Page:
Why Pixel Perfect Responsive Design is Wrong

I’ve been reading over job postings for front-end developers and designers, and a lot them have a phrase like “You should love coding pixel perfect responsive designs”. Those jobs instantly go to my “no” pile.

Responsive design means letting go of the idea of a pixel perfect design. Responsive designs need to adapt to any device thrown at them. You have to embrace the beauty of how malleable your design is. Let people access it how they want to access it.

This doesn’t mean you should totally disregard mock-ups (unless you’re in with the cool kids who design in the browser). By all means, do a mock-up for each breakpoint, but don’t expect pixel perfect accuracy. A good responsive design emphasizes consistent ratios, and is coded with percentages and em values. Let your design stretch and shrink. Design for adaptability and accessibility.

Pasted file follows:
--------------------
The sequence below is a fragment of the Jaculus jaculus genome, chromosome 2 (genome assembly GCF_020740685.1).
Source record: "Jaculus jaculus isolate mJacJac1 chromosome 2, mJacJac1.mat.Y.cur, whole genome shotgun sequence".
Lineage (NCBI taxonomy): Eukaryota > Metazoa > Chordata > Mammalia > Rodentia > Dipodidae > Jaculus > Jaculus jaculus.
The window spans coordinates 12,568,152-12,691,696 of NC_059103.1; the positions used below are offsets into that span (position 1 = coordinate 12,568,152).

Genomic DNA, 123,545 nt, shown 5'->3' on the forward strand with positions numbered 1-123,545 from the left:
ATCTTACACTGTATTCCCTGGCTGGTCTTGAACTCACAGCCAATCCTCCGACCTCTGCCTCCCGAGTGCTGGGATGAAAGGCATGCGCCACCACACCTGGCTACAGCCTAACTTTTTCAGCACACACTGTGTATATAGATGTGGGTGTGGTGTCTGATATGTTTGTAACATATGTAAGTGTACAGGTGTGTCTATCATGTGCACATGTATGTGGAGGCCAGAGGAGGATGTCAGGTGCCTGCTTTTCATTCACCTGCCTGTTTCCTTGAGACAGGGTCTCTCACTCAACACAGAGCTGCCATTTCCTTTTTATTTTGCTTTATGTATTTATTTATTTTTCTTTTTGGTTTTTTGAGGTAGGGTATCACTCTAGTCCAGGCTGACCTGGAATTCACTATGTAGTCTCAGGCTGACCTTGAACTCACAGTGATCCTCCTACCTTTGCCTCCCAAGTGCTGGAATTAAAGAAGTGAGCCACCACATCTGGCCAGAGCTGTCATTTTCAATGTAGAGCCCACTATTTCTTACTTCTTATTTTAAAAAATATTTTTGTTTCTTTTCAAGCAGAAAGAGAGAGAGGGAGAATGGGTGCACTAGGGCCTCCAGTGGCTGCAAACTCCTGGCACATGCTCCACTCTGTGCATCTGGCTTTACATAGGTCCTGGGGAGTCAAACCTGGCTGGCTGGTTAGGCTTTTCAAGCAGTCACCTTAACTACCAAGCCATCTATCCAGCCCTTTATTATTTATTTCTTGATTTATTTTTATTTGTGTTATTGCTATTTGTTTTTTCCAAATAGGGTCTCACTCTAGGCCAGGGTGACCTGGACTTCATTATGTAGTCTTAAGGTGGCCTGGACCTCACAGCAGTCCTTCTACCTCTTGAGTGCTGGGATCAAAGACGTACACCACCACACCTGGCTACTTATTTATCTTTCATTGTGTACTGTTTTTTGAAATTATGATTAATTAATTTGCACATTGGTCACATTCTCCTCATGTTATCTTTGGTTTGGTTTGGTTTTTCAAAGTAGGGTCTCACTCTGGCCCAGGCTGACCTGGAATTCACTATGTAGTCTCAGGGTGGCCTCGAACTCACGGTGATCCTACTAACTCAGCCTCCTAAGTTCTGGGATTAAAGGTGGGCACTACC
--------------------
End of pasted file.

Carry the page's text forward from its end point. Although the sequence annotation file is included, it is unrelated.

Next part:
This is what makes design fun to me. Thinking about all the possible ways someone could access a website, and trying to provide a simple design and codebase that addresses all the project’s goals while being accessible to all users. That’s more relevant and exciting than holding “pixel perfect” as the goal.

So, if you want to work with me (which, if you do, please get in touch), don’t put anything about being “pixel perfect” in your job description. That is, unless you create a breakpoint mock-up for every pixel from 50 to 5000. But, then again, if you do that, I still wouldn’t work for you.

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